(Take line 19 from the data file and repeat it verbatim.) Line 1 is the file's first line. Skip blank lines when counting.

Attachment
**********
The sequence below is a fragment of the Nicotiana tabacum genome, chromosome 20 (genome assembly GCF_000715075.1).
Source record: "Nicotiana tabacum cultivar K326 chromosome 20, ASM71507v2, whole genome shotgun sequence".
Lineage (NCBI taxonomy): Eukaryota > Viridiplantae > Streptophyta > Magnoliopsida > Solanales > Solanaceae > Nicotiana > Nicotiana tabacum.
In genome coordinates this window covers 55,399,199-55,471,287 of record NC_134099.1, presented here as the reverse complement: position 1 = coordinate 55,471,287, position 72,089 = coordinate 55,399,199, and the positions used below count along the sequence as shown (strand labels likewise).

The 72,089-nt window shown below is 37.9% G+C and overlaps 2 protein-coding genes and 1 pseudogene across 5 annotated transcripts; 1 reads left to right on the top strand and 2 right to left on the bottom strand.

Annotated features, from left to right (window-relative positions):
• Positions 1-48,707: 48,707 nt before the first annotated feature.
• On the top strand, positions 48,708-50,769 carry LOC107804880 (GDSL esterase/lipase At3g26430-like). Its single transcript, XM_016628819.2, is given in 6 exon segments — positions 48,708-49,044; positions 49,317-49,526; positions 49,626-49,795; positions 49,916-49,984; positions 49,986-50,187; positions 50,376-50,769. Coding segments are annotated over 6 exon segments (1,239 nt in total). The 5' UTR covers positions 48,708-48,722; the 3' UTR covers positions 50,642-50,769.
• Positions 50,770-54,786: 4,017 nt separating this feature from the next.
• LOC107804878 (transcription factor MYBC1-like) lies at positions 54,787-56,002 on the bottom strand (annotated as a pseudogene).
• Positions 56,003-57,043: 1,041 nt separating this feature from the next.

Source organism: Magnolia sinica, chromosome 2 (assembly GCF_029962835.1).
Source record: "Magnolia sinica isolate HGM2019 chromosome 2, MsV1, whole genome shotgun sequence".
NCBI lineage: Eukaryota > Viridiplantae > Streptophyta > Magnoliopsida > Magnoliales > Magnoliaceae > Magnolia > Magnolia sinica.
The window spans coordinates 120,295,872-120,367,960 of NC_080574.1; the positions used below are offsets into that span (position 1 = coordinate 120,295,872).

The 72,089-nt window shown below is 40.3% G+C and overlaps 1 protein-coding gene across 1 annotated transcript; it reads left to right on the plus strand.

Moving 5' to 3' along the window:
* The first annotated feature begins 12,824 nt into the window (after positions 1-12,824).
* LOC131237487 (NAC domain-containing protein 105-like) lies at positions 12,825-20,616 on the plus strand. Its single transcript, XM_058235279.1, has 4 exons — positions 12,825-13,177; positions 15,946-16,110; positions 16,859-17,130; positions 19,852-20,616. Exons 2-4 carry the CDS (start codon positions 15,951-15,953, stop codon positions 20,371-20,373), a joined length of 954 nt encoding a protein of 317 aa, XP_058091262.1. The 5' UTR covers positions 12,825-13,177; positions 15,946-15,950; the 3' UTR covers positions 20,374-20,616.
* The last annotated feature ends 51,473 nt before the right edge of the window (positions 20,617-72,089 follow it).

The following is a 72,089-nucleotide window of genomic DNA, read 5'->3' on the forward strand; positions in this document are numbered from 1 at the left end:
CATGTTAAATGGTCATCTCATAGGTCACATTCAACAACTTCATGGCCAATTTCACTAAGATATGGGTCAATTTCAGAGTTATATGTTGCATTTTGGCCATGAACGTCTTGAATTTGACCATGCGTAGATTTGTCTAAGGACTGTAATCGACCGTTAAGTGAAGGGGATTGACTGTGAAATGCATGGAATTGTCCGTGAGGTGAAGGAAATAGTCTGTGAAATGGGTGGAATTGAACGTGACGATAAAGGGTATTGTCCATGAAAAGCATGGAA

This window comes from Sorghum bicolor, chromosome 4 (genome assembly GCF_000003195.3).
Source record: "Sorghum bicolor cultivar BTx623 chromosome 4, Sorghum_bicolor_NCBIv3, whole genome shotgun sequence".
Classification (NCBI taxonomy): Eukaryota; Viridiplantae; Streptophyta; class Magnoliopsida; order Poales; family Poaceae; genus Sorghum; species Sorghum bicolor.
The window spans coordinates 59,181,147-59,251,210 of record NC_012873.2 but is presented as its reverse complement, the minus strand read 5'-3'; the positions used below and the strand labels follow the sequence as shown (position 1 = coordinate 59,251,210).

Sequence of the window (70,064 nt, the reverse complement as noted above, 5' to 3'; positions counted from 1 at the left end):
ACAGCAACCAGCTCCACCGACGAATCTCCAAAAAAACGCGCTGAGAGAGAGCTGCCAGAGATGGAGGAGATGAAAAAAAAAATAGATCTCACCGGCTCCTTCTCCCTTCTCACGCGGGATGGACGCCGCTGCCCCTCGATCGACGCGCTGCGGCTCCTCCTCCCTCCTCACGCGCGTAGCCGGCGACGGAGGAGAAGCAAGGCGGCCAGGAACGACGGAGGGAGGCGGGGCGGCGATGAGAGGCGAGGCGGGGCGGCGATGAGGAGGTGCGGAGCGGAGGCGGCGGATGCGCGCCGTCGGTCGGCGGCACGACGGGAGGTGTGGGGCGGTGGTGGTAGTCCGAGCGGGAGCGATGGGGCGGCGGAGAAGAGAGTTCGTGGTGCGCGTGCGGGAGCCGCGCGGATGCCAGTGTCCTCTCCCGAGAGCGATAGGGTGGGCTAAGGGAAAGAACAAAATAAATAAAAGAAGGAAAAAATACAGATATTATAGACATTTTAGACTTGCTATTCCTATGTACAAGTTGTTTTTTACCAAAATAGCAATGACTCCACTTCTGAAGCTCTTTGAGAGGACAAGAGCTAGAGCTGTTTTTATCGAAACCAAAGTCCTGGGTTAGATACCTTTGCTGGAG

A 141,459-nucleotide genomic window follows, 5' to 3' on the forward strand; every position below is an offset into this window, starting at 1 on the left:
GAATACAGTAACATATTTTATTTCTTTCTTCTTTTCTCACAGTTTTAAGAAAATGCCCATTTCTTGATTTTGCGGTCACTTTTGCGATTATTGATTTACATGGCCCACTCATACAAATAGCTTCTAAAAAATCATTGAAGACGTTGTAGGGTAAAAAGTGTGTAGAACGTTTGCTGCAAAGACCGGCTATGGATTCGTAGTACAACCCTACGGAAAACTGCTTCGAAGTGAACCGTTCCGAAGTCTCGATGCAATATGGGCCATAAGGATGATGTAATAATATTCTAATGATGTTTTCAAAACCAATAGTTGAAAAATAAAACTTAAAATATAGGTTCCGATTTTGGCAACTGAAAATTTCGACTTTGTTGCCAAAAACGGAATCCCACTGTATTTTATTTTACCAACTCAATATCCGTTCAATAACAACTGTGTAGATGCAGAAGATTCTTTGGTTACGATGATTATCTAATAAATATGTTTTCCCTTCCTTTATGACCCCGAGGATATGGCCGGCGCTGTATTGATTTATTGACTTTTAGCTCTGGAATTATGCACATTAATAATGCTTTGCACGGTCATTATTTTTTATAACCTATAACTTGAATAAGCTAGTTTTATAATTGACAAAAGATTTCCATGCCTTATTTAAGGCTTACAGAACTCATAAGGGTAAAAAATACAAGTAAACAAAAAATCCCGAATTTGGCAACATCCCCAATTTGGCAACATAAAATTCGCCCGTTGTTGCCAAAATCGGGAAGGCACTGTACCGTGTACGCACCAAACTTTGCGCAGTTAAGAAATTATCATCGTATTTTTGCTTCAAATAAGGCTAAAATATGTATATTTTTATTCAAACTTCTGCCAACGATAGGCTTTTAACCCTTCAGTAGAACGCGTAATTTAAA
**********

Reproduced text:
* LOC131237487 (NAC domain-containing protein 105-like) lies at positions 12,825-20,616 on the plus strand. Its single transcript, XM_058235279.1, has 4 exons — positions 12,825-13,177; positions 15,946-16,110; positions 16,859-17,130; positions 19,852-20,616. Exons 2-4 carry the CDS (start codon positions 15,951-15,953, stop codon positions 20,371-20,373), a joined length of 954 nt encoding a protein of 317 aa, XP_058091262.1. The 5' UTR covers positions 12,825-13,177; positions 15,946-15,950; the 3' UTR covers positions 20,374-20,616.